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How expungement works in Florida

Getting arrested creates a record that can haunt you for years, affecting opportunities for housing, employment and bank loans. Florida law offers two ways to mitigate the effects of certain criminal records: sealing and expungement.

Sealing a record restricts public access to it but leaves it intact; law enforcement and other agencies may still be able to view the record. Expunging a record means removing it from the system and destroying it completely.

No previous convictions

In order to qualify for sealing or expungement, you must have no prior criminal conviction. This includes convictions in other states. The one exception applies to someone who was convicted of a crime in connection with a human trafficking scheme of which that person was a victim.

Defining a criminal conviction

A major issue when dealing with expungements is what counts as a criminal conviction. While most people think of a conviction as something that happens when a jury finds the defendant guilty, in many cases, pleading guilty can also count. If you were convicted, you may be able to get the conviction overturned, but you need to act fast, as the law only allows you a short time after the conviction to challenge it. A knowledgeable Florida defense attorney can tell you if overturning your conviction may be possible.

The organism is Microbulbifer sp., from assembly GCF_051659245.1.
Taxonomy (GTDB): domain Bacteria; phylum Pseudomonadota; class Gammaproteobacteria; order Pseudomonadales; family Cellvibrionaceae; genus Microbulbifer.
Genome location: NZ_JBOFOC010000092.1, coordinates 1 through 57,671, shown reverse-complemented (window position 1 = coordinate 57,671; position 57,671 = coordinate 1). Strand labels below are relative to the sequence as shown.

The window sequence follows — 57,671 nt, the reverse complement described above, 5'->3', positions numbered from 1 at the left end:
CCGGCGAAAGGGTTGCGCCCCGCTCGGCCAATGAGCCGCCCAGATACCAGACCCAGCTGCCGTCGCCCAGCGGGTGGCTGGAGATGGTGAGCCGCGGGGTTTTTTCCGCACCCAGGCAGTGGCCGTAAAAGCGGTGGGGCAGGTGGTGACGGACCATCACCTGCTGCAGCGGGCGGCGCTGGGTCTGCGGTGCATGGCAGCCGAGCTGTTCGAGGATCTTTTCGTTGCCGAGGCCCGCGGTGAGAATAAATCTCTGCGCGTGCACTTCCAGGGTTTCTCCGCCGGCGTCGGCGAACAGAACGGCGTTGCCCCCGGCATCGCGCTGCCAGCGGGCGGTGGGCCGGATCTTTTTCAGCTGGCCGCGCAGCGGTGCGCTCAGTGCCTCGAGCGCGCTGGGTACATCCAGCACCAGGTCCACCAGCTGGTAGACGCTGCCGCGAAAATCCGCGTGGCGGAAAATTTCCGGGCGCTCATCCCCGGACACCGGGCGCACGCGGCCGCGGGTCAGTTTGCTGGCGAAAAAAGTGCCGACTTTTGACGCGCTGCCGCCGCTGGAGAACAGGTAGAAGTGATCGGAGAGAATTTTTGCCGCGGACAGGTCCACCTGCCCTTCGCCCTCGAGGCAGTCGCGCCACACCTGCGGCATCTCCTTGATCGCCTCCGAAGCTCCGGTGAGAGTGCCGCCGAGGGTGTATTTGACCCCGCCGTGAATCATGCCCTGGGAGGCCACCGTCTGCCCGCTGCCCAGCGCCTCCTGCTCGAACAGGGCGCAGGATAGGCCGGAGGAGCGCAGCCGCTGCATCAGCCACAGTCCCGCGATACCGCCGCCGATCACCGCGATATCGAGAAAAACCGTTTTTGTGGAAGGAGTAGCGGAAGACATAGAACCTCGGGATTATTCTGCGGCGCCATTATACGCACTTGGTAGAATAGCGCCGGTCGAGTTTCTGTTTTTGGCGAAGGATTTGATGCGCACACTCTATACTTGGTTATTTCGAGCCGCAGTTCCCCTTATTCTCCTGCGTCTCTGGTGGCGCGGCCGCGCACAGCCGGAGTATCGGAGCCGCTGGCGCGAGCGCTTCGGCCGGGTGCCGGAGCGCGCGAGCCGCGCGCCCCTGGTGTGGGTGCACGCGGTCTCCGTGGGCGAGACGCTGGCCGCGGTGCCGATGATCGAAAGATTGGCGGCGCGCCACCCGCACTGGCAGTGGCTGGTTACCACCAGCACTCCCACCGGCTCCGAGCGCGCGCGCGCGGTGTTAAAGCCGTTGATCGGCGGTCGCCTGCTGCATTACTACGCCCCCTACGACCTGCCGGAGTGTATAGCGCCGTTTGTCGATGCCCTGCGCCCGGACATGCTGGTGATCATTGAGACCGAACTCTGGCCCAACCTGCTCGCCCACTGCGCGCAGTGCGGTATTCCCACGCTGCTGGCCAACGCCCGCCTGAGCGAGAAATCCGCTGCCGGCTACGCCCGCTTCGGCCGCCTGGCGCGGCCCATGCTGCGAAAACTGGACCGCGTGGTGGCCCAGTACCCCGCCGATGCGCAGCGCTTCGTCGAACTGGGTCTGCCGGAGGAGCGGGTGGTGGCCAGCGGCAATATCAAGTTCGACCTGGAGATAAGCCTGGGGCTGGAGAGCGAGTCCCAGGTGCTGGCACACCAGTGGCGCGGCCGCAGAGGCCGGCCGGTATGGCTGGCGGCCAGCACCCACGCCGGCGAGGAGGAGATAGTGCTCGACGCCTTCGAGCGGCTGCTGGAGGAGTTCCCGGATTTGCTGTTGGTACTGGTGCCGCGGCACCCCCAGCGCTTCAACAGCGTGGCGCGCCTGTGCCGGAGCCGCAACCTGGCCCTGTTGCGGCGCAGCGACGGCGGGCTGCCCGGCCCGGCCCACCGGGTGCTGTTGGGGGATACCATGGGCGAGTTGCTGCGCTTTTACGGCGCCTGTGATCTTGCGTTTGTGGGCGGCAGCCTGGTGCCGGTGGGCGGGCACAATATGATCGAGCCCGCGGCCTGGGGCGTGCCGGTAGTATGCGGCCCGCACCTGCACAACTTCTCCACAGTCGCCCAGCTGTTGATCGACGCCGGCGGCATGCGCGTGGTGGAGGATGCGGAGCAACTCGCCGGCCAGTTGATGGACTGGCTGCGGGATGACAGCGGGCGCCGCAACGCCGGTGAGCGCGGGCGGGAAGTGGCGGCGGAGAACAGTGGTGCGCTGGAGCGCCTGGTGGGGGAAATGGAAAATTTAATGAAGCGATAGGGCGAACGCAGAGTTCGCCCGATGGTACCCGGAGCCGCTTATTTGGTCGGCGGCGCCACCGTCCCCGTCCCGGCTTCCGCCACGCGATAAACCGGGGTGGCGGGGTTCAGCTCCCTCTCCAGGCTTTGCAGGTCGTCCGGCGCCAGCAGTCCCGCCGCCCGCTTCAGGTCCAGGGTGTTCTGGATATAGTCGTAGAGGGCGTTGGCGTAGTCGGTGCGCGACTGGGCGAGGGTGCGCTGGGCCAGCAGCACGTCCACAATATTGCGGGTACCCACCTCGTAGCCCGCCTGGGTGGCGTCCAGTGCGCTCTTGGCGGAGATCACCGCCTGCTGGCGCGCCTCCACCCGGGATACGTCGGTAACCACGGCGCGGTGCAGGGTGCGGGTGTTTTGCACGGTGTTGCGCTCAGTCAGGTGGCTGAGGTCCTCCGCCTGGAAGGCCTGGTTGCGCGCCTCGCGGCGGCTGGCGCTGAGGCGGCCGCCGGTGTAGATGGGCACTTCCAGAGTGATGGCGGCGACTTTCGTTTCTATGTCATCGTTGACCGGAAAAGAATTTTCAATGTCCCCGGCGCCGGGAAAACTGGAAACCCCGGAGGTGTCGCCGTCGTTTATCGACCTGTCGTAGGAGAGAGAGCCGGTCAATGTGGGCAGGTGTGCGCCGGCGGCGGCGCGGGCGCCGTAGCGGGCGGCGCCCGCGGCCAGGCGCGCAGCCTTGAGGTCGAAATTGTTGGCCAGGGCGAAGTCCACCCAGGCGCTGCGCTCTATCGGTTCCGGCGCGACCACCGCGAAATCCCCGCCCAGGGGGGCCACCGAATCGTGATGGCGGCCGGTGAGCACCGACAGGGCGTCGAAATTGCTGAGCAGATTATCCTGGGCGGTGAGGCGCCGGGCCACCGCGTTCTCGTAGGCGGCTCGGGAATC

Once in a lifetime deal

You only get one sealing or expungement in Florida. However, you could still qualify if you had your record sealed or expunged in another state.

Disqualifying offenses

People who received a withheld adjudication (a type of probation) and complied with its terms may qualify to have their record sealed but not expunged. Some types of offenses can disqualify them from expungement or sealing even with a successfully completed withheld adjudication. Florida courts have ruled that conviction for an attempt at a listed crime counts the same as conviction for the actual crime.

As you can see, getting your record sealed or expunged involves far more than just filling out some paperwork and paying a fee. Many cases involve complex legal questions, some of which are briefly discussed above. Special rules may apply to some types of juvenile convictions. Speaking with a qualified attorney can help you get the information you need about your own situation.

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